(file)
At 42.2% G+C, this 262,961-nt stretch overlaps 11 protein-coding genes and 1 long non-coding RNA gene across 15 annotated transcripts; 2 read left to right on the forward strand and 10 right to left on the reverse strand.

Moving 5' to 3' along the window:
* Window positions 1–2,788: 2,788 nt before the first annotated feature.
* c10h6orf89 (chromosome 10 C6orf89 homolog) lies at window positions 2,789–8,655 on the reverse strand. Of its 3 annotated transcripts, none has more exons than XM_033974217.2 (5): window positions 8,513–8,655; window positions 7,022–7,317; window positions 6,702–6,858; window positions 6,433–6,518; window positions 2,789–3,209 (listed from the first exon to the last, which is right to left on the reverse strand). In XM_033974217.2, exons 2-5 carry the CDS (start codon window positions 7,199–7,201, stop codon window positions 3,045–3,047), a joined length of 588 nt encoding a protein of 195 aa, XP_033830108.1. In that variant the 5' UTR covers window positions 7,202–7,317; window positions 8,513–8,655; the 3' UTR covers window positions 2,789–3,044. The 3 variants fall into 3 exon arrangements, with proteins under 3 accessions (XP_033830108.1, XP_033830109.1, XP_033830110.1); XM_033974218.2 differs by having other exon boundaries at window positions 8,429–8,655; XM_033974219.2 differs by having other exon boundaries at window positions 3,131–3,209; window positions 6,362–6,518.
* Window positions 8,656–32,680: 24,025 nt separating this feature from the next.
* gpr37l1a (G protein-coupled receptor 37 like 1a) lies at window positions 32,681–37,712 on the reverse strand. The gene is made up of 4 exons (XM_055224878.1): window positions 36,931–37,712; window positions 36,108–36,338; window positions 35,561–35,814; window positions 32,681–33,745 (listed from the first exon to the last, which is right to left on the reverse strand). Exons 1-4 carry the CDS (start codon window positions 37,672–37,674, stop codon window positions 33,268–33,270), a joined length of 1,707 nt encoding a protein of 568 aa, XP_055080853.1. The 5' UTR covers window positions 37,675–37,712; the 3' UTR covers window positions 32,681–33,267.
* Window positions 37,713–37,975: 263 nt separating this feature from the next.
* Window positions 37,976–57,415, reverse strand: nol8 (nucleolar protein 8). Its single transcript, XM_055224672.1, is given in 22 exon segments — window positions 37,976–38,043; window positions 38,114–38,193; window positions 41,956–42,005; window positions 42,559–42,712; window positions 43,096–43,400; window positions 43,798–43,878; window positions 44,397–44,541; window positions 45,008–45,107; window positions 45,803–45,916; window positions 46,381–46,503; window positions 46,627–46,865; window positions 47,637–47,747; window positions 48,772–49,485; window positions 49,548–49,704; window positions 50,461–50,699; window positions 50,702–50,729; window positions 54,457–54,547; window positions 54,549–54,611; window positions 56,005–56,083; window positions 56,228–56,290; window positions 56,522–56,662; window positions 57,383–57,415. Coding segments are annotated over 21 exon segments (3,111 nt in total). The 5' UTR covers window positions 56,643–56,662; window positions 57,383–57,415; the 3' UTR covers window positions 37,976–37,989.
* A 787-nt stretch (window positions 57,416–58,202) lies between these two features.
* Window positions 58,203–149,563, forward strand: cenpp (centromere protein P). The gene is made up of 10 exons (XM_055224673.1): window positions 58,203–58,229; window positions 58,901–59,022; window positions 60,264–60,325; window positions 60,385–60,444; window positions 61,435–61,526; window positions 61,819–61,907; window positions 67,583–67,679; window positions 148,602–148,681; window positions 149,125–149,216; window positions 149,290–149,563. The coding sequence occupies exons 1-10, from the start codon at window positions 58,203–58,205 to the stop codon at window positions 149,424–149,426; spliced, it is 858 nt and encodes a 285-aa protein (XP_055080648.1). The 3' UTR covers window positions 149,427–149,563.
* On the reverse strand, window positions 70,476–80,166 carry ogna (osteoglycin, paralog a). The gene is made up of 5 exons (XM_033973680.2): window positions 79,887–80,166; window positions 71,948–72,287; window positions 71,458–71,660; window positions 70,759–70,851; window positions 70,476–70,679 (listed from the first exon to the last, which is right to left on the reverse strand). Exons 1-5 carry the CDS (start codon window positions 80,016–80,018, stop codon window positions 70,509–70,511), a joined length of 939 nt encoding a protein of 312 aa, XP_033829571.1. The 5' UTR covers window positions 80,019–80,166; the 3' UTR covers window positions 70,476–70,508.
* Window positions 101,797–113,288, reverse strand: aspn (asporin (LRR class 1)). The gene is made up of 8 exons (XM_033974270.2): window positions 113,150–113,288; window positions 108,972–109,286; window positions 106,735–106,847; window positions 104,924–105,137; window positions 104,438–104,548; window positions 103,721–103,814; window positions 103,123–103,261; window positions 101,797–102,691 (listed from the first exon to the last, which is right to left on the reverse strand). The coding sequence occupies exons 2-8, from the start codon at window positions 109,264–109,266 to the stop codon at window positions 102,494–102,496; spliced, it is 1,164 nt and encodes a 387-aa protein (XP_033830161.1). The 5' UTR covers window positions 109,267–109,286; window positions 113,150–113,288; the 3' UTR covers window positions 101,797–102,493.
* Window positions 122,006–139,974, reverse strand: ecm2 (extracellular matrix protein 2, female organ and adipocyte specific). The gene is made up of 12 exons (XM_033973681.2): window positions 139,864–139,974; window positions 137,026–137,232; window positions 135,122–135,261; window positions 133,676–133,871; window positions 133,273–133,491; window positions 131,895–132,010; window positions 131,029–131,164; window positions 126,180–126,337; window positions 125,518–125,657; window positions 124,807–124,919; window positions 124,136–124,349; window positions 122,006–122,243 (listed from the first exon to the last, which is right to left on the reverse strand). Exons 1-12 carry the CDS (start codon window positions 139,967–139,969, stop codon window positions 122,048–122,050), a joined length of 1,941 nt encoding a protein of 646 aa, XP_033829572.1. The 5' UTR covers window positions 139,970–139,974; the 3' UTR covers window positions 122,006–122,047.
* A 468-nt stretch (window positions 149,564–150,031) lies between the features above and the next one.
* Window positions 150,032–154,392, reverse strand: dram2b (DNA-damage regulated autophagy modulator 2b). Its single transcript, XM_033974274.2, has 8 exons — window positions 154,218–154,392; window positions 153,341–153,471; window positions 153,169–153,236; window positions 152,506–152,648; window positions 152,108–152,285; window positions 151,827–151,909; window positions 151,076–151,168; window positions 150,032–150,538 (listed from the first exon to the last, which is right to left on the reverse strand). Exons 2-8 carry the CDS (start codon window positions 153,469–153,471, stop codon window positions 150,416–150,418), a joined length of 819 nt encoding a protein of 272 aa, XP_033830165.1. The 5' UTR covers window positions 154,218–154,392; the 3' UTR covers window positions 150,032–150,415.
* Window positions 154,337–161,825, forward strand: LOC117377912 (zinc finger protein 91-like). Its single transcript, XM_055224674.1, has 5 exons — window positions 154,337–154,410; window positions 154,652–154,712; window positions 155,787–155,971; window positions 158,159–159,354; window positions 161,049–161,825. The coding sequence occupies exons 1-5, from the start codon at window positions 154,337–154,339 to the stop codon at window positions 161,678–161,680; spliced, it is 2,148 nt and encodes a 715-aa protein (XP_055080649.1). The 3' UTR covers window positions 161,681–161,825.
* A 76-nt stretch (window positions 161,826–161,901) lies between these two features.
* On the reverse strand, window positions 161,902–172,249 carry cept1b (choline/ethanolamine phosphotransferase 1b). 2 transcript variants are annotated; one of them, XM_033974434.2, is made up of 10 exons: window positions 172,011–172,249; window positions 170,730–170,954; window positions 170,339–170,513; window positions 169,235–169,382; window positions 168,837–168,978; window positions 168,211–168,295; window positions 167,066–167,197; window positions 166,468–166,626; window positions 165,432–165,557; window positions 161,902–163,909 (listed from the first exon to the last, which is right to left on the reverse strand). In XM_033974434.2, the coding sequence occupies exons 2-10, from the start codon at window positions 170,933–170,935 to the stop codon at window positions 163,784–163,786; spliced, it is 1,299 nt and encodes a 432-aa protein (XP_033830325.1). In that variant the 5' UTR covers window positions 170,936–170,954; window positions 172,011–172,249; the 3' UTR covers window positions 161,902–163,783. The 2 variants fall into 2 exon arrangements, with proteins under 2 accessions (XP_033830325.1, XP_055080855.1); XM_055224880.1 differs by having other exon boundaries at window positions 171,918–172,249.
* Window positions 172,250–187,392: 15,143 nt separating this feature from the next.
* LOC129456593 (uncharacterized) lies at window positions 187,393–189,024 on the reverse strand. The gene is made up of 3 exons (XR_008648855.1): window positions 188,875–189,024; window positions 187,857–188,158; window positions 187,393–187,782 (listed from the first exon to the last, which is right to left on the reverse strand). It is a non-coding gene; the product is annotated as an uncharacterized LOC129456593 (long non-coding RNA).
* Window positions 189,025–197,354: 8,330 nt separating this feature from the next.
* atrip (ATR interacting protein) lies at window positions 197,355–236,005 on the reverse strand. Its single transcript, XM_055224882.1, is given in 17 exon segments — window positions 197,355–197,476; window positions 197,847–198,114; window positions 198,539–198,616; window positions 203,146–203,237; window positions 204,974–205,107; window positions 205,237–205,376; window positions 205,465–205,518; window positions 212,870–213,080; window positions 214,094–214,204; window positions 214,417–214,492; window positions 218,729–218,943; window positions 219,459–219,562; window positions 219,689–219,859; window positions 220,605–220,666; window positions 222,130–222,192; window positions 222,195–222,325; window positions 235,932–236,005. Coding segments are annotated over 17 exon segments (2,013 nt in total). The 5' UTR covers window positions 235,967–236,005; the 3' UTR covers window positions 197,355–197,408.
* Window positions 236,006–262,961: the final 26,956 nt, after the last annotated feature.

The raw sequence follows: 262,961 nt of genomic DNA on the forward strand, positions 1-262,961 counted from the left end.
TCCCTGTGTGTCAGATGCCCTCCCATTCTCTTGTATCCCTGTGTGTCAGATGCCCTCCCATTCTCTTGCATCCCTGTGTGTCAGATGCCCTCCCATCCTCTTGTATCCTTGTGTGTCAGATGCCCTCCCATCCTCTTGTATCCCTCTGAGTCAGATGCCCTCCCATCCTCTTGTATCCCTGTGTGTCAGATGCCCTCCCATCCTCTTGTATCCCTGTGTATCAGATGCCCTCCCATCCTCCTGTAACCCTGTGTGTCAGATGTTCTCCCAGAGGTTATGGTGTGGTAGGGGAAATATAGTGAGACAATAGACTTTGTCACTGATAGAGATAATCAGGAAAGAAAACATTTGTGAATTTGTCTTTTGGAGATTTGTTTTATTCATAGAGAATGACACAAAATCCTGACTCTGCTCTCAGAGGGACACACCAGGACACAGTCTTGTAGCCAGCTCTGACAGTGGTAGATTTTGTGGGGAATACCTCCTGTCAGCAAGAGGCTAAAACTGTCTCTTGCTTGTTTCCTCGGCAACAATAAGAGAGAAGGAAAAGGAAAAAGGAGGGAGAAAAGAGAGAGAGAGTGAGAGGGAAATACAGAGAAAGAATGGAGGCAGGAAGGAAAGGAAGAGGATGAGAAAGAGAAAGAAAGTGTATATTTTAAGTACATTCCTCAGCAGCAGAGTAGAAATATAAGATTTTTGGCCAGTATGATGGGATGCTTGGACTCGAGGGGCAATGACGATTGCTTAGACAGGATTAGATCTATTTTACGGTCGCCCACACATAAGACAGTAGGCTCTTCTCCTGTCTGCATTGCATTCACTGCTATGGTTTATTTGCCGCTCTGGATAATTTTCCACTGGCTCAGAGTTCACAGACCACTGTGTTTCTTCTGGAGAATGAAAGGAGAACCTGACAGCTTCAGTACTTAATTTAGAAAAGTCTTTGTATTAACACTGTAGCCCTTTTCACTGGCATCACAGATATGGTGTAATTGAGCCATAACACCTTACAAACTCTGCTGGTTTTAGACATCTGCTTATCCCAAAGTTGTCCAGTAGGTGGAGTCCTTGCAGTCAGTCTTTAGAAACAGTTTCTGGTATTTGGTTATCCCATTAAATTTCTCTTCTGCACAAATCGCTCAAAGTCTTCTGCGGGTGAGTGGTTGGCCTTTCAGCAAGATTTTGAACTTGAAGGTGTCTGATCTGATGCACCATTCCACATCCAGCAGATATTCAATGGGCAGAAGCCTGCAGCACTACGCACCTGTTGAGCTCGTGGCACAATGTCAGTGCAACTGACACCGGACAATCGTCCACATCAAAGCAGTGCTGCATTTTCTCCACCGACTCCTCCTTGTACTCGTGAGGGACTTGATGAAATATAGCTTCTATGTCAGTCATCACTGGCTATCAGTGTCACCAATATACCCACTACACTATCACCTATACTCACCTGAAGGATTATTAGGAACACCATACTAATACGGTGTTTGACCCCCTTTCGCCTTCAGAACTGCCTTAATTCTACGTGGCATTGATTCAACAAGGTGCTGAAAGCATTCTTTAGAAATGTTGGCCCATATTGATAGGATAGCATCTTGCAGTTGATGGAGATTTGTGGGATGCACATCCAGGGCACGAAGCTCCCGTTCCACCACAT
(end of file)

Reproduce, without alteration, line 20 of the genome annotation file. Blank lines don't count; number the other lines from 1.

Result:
* LOC129456593 (uncharacterized) lies at window positions 187,393–189,024 on the reverse strand. The gene is made up of 3 exons (XR_008648855.1): window positions 188,875–189,024; window positions 187,857–188,158; window positions 187,393–187,782 (listed from the first exon to the last, which is right to left on the reverse strand). It is a non-coding gene; the product is annotated as an uncharacterized LOC129456593 (long non-coding RNA).